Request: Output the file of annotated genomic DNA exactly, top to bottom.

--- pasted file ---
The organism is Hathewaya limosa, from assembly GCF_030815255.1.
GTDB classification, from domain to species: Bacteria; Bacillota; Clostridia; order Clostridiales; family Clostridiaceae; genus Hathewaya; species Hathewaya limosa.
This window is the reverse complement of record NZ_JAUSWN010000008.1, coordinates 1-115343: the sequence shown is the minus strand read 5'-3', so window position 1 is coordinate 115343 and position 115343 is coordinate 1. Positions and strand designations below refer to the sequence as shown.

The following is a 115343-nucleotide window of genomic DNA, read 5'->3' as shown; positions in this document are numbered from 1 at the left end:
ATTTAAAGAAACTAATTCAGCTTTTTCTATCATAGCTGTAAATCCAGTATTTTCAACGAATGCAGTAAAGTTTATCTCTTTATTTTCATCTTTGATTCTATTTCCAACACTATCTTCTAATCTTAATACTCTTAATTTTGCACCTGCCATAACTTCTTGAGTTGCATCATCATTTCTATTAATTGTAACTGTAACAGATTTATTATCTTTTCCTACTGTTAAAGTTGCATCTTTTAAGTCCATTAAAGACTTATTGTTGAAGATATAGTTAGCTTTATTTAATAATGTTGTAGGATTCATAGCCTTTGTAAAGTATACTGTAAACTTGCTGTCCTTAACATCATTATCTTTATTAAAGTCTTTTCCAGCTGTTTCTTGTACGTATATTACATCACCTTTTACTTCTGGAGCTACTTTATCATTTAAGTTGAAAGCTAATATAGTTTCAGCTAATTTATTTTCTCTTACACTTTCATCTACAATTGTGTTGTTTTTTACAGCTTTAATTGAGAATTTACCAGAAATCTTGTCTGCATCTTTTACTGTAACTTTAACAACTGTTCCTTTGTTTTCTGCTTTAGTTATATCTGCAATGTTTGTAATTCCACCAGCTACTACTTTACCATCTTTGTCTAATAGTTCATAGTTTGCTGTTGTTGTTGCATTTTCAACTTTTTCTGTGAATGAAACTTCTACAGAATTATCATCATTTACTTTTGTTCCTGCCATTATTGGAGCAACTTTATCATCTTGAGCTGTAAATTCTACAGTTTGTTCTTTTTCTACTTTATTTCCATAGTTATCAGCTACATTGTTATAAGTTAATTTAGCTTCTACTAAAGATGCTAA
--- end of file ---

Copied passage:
The organism is Hathewaya limosa, from assembly GCF_030815255.1.
GTDB classification, from domain to species: Bacteria; Bacillota; Clostridia; order Clostridiales; family Clostridiaceae; genus Hathewaya; species Hathewaya limosa.
This window is the reverse complement of record NZ_JAUSWN010000008.1, coordinates 1-115343: the sequence shown is the minus strand read 5'-3', so window position 1 is coordinate 115343 and position 115343 is coordinate 1. Positions and strand designations below refer to the sequence as shown.

The following is a 115343-nucleotide window of genomic DNA, read 5'->3' as shown; positions in this document are numbered from 1 at the left end:
ATTTAAAGAAACTAATTCAGCTTTTTCTATCATAGCTGTAAATCCAGTATTTTCAACGAATGCAGTAAAGTTTATCTCTTTATTTTCATCTTTGATTCTATTTCCAACACTATCTTCTAATCTTAATACTCTTAATTTTGCACCTGCCATAACTTCTTGAGTTGCATCATCATTTCTATTAATTGTAACTGTAACAGATTTATTATCTTTTCCTACTGTTAAAGTTGCATCTTTTAAGTCCATTAAAGACTTATTGTTGAAGATATAGTTAGCTTTATTTAATAATGTTGTAGGATTCATAGCCTTTGTAAAGTATACTGTAAACTTGCTGTCCTTAACATCATTATCTTTATTAAAGTCTTTTCCAGCTGTTTCTTGTACGTATATTACATCACCTTTTACTTCTGGAGCTACTTTATCATTTAAGTTGAAAGCTAATATAGTTTCAGCTAATTTATTTTCTCTTACACTTTCATCTACAATTGTGTTGTTTTTTACAGCTTTAATTGAGAATTTACCAGAAATCTTGTCTGCATCTTTTACTGTAACTTTAACAACTGTTCCTTTGTTTTCTGCTTTAGTTATATCTGCAATGTTTGTAATTCCACCAGCTACTACTTTACCATCTTTGTCTAATAGTTCATAGTTTGCTGTTGTTGTTGCATTTTCAACTTTTTCTGTGAATGAAACTTCTACAGAATTATCATCATTTACTTTTGTTCCTGCCATTATTGGAGCAACTTTATCATCTTGAGCTGTAAATTCTACAGTTTGTTCTTTTTCTACTTTATTTCCATAGTTATCAGCTACATTGTTATAAGTTAATTTAGCTTCTACTAAAGATGCTAA